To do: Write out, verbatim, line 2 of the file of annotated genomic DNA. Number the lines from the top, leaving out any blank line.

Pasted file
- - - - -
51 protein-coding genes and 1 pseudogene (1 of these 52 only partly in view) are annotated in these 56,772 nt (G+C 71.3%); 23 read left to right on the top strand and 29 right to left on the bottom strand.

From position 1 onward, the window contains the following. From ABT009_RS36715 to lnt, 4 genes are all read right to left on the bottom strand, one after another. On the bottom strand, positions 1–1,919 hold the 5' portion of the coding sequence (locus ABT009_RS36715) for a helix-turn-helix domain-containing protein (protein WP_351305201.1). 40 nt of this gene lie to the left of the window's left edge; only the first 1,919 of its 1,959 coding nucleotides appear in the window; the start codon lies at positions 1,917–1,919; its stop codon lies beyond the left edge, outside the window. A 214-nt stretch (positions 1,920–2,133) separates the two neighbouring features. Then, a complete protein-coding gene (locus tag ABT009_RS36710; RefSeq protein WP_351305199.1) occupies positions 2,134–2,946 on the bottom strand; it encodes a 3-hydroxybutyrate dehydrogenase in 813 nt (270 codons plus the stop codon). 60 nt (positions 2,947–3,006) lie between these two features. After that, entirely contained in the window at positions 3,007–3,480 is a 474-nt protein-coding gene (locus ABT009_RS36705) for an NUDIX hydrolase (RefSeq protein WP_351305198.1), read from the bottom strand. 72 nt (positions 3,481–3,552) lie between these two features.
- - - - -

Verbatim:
From position 1 onward, the window contains the following. From ABT009_RS36715 to lnt, 4 genes are all read right to left on the bottom strand, one after another. On the bottom strand, positions 1–1,919 hold the 5' portion of the coding sequence (locus ABT009_RS36715) for a helix-turn-helix domain-containing protein (protein WP_351305201.1). 40 nt of this gene lie to the left of the window's left edge; only the first 1,919 of its 1,959 coding nucleotides appear in the window; the start codon lies at positions 1,917–1,919; its stop codon lies beyond the left edge, outside the window. A 214-nt stretch (positions 1,920–2,133) separates the two neighbouring features. Then, a complete protein-coding gene (locus tag ABT009_RS36710; RefSeq protein WP_351305199.1) occupies positions 2,134–2,946 on the bottom strand; it encodes a 3-hydroxybutyrate dehydrogenase in 813 nt (270 codons plus the stop codon). 60 nt (positions 2,947–3,006) lie between these two features. After that, entirely contained in the window at positions 3,007–3,480 is a 474-nt protein-coding gene (locus ABT009_RS36705) for an NUDIX hydrolase (RefSeq protein WP_351305198.1), read from the bottom strand. 72 nt (positions 3,481–3,552) lie between these two features.